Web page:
“The wintertime in Pierre, you know it’s a cesspool. You’re exposed to a lot of germs,” Greenfield said [Bob Mercer, “With Covid-19, South Dakota Capitol Likely Won’t Be Same for ’21 Legislative Session,” KELO-TV, 2020.09.01].
Senator Greenfield made this comment during an Executive Board discussion Tuesday about how public health safety during Session, particularly for the college interns they usually recruit to do their clerical work. Greenfield’s distractions during this serious discussion also reminded us that his own Republican brain is a cesspool of harmful Trumpist nonsense endangering public health:
Amanda Marsh, who coordinates internships for the Legislature, said the application deadline is October 9. She said the Legislature’s leadership would choose interns in November.
Senator Brock Greenfield, a Republican from Clark, is Senate president pro tem and serves as chairman of the Executive Board. Greenfield suggested inserting the word ‘flu’ for ‘COVID-19′ in the many questions Marsh brought.
“The wintertime in Pierre, you know it’s a cesspool. You’re exposed to a lot of germs,” Greenfield said. He noted that nationally 6 percent of COVID-19 deaths were people who didn’t have underlying health concerns. Greenfield said the same issues need to be considered for legislators and legislative staff.
Senate Democratic leader Troy Heinert of Mission said COVID-19 should be viewed as it is and should be taken seriously [Mercer, 2020.09.01].
No, Brock, inserting “flu” for “covid-19” is not a good idea. There’s no vaccine and no natural immunity for coronavirus. Covid-19 has killed three times more Americans in six months than the flu has killed in our worst recent year:
Dr. Mike Elliot of Avera wanted to make sure people understood the seriousness of the coronavirus pandemic when he spoke during a city of Sioux Falls COVID-19 news conference Monday.
Elliot said he’s heard comments such as maybe COVID-19 isn’t all that bad or that it’s media hype. Neither of those two comments or anything similar are true, Elliot said.
So far, more than 170,000 people have died from COVID-19 this year in the U.S. and 5.5 million have had it, Elliot said.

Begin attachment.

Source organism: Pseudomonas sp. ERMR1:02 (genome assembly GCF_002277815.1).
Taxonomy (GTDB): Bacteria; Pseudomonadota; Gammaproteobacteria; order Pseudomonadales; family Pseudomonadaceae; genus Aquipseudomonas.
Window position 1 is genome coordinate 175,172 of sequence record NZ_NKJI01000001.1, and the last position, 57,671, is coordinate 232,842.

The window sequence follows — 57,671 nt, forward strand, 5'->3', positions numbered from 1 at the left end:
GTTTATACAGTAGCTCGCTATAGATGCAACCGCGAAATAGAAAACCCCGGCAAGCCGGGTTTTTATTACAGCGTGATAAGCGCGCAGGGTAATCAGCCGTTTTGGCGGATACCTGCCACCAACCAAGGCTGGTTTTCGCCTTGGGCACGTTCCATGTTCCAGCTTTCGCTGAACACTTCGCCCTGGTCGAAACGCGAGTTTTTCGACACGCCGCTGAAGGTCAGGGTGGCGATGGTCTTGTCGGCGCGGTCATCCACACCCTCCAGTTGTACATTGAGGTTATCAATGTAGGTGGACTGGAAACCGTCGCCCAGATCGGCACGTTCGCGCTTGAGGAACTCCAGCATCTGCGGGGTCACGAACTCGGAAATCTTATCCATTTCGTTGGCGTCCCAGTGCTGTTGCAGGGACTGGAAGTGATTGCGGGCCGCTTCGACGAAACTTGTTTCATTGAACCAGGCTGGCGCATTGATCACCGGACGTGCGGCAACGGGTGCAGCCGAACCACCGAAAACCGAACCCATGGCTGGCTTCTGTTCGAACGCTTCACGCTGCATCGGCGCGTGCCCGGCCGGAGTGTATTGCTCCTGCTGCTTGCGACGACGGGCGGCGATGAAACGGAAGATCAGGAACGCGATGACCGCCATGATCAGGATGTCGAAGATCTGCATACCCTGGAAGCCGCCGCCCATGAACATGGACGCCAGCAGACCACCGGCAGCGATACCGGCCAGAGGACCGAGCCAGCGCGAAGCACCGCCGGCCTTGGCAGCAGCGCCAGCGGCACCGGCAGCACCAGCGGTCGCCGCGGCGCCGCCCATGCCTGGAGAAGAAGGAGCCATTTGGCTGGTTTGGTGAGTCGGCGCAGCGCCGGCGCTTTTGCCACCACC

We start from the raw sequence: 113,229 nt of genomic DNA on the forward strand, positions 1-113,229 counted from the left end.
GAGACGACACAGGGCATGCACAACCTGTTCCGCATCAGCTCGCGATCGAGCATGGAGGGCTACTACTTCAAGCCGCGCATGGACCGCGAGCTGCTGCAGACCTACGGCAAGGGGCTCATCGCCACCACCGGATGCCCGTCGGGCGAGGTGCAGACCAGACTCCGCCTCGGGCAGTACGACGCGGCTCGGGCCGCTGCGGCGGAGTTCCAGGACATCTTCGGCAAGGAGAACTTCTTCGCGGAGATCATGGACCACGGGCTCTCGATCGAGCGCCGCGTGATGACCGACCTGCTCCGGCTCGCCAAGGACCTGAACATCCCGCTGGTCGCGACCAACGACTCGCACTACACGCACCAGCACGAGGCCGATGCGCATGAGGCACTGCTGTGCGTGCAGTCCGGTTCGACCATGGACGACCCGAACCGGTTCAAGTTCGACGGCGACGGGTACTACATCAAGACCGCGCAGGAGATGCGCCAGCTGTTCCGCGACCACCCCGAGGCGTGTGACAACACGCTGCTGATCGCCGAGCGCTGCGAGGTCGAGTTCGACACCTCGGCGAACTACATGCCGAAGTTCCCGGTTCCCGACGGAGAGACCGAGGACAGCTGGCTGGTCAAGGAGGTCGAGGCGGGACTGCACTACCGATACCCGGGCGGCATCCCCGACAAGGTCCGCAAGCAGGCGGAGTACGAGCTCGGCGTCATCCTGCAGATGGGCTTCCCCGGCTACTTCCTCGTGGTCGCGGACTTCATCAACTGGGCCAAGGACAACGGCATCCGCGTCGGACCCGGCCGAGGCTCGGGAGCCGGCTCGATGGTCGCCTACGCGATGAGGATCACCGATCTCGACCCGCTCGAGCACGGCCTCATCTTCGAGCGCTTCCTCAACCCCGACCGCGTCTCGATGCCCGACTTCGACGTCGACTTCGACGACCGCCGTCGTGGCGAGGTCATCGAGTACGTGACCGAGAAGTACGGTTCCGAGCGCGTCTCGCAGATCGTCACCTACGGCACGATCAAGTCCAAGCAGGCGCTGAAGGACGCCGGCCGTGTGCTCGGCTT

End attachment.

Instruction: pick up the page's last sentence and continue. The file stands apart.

The flu has killed on average 12,000 to 60,000 a year in the U.S. since 2010, Elliot said.
The mortality rate for the flu is about 0.1% while the mortality rate for COVID-19 is about 3% to 5%, according to the World Health Organization [Rae Yost, “Covid-19 Is Worse Than the Annual Flue, Doctor Says,” KELO-TV, 2020.08.18].
…Dr. Anthony Fauci, director of the National Institute of Allergy and Infectious Diseases, clarified what the CDC data mean.
He noted that the 6% figure includes cases where COVID-19 was listed as the only cause of death. “That does not mean that someone who has hypertension or diabetes who dies of Covid didn’t die of Covid-19. They did,” Fauci said on ABC’s “Good Morning America.”
“So the numbers you’ve been hearing — the 180,000-plus deaths — are real deaths from Covid-19. Let [there] not be any confusion about that,” Fauci said.
…But the data on which all of this is based come from death certificates, which list any causes or conditions that contributed to a person’s death. In the case of COVID-19, the disease often causes other serious conditions, such as pneumonia or acute respiratory distress syndrome. Those two conditions are among the ailments with the highest counts in the CDC’s comorbidity chart. Some long-term conditions that increase the risk for severe COVID-19, such as diabetes or hypertension, were also listed.
The underlying cause of death, however, is the condition that started the chain of events that led to a person’s death. In 92% of all deaths that mention COVID-19, that disease is listed as the underlying cause of death, Jeff Lancashire, spokesman for the CDC’s National Center for Health Statistics, told FactCheck.org in an email.
As the epidemiologist and science writer Gideon Meyerowitz-Katz explained in a recent post, “it’s pretty rare that someone wouldn’t have at least one issue caused by coronavirus prior to their death, and all it means is that in 94% of cases people who had COVID-19 also developed other issues, or had other problems at the same time.”
Meyerowitz-Katz notes that influenza and pneumonia are listed as the most common concurrent diseases, which isn’t surprising. “Similarly,” he writes, “respiratory failure, something that the coronavirus directly causes, is listed here as a ‘comorbidity’ that 55,000 people had.”
So, it’s misleading to say that 94% of those who died with COVID-19 also had other ailments without explaining that the disease causes other serious illnesses. And it’s wrong to claim that only 6% of the recorded COVID-19 deaths were caused by the disease [Saranac Hale Spencer, “CDC Did Not ‘Admit Only 6%’ of Recorded Deaths from Covid-19,” FactCheck.org, updated 2020.09.02].
Interns, I know that working in the Legislature is is an awesome opportunity and a great public service. But before you wade into the Capitol cesspool, for your own health and the health of your family, friends, and communities, you might want to consider the intelligence and character of the people you’ll be working with. Whatever Brock is drunk on, scotch or Fox News, he needs to put it down, pick up real science, and stop using his position to say things that undermine public understanding of a real and deadly pandemic and put his winter employees at risk.